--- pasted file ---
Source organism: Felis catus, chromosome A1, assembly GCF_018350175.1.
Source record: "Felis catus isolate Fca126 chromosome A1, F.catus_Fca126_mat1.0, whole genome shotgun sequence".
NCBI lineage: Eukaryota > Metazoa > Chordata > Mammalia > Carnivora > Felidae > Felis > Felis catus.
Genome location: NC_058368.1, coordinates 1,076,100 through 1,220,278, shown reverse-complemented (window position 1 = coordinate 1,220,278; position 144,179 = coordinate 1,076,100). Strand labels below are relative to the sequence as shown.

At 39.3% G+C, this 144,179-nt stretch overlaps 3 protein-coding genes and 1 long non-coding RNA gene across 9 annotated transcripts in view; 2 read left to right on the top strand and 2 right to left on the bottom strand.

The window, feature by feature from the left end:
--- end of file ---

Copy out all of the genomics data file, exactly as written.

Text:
Source organism: Felis catus, chromosome A1, assembly GCF_018350175.1.
Source record: "Felis catus isolate Fca126 chromosome A1, F.catus_Fca126_mat1.0, whole genome shotgun sequence".
NCBI lineage: Eukaryota > Metazoa > Chordata > Mammalia > Carnivora > Felidae > Felis > Felis catus.
Genome location: NC_058368.1, coordinates 1,076,100 through 1,220,278, shown reverse-complemented (window position 1 = coordinate 1,220,278; position 144,179 = coordinate 1,076,100). Strand labels below are relative to the sequence as shown.

At 39.3% G+C, this 144,179-nt stretch overlaps 3 protein-coding genes and 1 long non-coding RNA gene across 9 annotated transcripts in view; 2 read left to right on the top strand and 2 right to left on the bottom strand.

The window, feature by feature from the left end: